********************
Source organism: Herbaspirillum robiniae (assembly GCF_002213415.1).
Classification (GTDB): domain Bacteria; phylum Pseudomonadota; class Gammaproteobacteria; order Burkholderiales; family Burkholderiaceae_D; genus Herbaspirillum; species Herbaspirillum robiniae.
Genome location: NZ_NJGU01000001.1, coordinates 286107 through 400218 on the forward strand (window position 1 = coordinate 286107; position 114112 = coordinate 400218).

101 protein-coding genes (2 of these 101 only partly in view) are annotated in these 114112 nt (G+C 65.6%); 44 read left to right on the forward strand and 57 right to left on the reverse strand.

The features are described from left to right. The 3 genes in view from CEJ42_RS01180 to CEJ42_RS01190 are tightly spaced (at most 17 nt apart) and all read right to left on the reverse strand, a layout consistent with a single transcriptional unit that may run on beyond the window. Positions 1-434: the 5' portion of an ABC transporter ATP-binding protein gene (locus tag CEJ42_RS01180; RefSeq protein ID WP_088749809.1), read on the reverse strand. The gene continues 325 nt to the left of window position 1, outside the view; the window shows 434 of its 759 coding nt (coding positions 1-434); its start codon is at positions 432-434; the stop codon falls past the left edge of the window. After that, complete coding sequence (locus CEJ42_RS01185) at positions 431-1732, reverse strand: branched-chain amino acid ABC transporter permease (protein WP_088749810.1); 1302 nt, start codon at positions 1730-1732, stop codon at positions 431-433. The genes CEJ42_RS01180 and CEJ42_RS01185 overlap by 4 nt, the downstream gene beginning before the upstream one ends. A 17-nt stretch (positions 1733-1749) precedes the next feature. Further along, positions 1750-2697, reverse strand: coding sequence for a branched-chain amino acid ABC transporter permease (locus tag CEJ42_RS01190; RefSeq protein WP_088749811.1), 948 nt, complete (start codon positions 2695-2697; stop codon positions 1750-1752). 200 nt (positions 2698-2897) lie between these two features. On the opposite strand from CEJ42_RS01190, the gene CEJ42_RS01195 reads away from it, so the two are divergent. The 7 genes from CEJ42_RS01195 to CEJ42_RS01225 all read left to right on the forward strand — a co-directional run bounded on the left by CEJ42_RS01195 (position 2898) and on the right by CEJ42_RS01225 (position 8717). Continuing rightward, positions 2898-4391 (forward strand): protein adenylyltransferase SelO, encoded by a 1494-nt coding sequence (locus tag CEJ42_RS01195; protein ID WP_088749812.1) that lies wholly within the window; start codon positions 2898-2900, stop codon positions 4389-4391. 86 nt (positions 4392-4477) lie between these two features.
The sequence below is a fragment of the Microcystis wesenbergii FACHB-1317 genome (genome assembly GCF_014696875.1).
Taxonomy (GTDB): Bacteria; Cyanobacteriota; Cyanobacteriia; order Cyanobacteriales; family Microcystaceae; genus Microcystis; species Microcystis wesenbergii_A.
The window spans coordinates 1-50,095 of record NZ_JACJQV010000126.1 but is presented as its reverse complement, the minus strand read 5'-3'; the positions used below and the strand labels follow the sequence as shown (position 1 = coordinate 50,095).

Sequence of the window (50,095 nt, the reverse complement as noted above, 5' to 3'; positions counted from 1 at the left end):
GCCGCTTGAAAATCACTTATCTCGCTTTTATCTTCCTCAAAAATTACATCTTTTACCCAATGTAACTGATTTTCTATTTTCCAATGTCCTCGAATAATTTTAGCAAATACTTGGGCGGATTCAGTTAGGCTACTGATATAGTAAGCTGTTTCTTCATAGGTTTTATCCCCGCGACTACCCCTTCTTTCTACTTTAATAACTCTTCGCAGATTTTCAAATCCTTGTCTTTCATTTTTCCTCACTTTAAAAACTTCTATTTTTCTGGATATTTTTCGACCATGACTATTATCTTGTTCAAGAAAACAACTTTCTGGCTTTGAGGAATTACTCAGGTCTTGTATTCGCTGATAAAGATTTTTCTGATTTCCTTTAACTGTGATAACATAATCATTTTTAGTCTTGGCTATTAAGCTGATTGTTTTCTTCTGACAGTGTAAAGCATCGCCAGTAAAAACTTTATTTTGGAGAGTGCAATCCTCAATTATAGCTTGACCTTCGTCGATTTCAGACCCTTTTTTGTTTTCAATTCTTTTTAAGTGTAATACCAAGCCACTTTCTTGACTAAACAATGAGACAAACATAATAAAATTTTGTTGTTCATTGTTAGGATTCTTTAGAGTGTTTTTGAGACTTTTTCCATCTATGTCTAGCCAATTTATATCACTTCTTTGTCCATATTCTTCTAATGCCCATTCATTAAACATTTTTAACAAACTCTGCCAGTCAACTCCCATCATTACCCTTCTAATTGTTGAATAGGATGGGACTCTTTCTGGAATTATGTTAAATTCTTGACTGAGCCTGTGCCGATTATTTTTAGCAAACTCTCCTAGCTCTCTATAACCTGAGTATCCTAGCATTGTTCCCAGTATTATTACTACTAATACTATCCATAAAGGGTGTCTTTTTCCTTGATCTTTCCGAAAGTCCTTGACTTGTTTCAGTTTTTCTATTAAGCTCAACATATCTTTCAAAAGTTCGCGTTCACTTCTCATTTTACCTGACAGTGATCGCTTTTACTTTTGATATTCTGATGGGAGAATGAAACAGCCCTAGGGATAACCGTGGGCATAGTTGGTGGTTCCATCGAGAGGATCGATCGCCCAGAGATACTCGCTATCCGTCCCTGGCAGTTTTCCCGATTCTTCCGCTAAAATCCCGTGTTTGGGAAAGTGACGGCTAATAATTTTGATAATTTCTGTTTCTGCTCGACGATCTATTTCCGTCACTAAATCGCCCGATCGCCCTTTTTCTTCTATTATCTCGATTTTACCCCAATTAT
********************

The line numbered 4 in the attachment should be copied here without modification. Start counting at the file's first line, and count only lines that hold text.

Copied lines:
101 protein-coding genes (2 of these 101 only partly in view) are annotated in these 114112 nt (G+C 65.6%); 44 read left to right on the forward strand and 57 right to left on the reverse strand.